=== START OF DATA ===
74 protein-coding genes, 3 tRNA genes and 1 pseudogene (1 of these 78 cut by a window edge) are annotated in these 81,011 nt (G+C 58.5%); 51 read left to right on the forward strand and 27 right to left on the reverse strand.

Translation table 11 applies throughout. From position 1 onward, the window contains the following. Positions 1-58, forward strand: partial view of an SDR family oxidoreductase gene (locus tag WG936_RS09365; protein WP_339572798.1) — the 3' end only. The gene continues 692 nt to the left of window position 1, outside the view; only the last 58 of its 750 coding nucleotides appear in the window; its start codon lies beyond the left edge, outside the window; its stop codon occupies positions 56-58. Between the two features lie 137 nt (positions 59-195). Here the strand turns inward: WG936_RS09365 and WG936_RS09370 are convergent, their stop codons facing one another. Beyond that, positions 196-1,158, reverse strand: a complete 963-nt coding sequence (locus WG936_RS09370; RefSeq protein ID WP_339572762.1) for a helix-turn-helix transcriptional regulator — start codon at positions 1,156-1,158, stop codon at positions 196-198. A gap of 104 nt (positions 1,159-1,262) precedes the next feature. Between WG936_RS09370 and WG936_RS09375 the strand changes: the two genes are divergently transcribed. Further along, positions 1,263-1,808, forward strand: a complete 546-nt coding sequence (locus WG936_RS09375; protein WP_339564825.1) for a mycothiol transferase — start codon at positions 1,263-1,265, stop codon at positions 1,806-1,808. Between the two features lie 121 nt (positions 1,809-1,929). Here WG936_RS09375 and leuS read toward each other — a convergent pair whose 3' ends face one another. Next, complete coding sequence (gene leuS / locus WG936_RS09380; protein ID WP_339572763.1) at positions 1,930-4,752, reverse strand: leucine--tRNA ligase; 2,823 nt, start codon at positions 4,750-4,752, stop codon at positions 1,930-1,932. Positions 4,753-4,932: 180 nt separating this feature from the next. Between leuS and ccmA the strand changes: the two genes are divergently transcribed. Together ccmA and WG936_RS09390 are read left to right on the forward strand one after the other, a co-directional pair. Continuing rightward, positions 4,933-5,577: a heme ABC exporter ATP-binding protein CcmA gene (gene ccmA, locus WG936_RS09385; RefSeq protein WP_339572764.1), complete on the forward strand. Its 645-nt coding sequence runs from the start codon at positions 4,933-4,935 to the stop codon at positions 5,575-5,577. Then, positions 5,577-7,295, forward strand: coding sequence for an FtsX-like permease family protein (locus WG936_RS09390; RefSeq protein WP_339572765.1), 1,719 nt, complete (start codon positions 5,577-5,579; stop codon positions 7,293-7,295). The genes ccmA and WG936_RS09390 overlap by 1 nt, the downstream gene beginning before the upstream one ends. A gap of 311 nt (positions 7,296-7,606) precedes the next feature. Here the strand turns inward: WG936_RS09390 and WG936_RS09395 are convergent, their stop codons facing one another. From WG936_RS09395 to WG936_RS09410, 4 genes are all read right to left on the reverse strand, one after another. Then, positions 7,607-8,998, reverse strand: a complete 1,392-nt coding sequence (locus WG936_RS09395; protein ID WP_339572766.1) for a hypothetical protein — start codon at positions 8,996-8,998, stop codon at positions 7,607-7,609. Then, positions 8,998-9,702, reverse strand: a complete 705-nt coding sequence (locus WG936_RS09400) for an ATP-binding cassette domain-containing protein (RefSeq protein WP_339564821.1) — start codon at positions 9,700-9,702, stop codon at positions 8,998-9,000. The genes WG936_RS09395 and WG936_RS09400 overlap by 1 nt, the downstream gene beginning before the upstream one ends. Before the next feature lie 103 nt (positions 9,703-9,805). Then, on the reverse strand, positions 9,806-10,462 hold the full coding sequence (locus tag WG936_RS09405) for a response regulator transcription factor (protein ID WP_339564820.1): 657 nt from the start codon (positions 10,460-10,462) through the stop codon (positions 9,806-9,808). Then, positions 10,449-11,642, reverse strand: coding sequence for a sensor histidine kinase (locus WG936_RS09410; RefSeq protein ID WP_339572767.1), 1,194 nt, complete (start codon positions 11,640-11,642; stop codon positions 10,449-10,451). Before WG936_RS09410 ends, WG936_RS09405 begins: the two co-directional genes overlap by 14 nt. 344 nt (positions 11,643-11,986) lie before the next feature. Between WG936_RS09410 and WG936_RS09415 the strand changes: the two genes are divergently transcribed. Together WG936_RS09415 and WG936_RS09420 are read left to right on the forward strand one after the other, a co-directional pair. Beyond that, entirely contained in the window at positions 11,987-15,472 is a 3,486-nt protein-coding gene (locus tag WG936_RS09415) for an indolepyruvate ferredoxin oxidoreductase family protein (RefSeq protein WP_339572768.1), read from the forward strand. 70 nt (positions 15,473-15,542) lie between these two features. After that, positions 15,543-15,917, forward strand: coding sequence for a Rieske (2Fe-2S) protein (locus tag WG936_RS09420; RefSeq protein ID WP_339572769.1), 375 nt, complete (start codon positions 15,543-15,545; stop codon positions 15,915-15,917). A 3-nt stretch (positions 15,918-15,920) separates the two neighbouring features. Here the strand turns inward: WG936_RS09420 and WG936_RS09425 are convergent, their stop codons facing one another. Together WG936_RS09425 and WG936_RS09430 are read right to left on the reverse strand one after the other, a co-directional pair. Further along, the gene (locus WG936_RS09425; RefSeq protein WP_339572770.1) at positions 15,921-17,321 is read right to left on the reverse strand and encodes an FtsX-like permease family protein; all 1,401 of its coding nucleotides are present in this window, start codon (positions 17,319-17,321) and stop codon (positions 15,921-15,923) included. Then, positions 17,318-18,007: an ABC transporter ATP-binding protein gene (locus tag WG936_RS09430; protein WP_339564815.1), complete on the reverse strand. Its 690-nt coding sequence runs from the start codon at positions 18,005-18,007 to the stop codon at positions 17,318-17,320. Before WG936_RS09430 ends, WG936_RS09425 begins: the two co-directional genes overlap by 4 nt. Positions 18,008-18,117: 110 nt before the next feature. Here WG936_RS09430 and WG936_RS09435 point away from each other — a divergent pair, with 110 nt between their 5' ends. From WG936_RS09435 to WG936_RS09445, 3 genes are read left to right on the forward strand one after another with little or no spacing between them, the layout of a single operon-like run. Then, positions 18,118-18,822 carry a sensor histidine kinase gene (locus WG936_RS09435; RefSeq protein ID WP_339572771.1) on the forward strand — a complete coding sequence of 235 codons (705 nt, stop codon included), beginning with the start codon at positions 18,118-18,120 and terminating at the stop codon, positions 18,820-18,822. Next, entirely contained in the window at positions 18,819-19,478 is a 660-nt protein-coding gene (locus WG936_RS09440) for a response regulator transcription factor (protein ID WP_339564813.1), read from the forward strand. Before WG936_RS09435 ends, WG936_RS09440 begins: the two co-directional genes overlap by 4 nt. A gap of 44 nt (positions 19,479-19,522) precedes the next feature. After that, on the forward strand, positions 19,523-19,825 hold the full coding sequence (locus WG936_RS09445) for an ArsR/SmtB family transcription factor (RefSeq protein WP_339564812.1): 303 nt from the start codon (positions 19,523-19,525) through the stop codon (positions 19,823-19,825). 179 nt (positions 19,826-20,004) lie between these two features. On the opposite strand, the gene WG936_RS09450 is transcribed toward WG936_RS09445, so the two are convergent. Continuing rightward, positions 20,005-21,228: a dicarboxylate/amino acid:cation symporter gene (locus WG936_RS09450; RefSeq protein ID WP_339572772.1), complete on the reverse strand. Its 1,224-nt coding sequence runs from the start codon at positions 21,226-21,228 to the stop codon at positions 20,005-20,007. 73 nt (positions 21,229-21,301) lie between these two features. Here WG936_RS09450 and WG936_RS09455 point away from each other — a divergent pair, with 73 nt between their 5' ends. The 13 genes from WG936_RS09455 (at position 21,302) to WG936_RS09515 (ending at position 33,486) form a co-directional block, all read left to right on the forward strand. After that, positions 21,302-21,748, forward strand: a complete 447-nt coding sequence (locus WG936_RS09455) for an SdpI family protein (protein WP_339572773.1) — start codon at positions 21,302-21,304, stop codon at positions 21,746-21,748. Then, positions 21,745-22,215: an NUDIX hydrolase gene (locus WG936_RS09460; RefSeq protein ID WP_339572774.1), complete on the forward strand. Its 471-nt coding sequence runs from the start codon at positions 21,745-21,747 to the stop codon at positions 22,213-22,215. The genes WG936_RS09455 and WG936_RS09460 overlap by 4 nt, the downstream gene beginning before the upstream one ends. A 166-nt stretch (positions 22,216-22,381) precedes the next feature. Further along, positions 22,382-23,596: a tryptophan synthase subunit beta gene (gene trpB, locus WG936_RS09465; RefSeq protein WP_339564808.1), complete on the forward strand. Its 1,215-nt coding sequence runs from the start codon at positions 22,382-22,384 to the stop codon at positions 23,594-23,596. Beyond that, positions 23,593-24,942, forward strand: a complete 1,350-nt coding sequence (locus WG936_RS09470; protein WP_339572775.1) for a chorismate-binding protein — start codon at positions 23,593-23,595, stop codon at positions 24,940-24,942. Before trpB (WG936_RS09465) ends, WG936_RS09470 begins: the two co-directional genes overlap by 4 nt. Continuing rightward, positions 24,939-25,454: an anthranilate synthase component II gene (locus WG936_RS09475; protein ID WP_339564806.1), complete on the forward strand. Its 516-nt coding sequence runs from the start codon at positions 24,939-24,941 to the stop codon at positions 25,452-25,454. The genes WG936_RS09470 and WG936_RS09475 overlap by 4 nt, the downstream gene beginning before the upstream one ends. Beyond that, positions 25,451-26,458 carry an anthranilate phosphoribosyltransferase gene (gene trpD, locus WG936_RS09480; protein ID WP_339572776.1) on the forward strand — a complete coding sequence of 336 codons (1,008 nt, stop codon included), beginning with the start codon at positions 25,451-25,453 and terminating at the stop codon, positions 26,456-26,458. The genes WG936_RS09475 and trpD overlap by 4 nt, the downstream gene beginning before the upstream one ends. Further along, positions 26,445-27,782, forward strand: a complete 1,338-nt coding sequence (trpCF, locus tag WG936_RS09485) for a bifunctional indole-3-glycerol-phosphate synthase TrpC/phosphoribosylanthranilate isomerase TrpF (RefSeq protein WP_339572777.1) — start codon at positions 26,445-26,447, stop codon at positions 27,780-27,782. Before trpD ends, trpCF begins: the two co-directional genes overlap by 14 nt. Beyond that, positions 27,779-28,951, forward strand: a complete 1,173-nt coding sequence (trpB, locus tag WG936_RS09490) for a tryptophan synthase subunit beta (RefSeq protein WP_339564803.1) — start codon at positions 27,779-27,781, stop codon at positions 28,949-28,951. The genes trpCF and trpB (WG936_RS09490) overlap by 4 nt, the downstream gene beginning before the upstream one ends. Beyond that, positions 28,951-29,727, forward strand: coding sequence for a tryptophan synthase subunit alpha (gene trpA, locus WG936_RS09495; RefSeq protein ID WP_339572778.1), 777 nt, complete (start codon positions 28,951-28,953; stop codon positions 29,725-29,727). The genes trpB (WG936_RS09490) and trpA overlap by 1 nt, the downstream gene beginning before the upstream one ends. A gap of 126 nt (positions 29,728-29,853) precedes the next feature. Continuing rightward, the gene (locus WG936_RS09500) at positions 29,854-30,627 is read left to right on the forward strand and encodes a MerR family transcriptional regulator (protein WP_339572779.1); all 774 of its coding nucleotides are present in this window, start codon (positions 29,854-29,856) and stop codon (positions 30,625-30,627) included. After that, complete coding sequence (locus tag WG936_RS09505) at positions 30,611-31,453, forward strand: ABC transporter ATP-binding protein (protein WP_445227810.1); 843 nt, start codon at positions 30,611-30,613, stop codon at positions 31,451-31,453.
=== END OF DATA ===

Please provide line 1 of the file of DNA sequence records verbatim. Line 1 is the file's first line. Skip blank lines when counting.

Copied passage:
74 protein-coding genes, 3 tRNA genes and 1 pseudogene (1 of these 78 cut by a window edge) are annotated in these 81,011 nt (G+C 58.5%); 51 read left to right on the forward strand and 27 right to left on the reverse strand.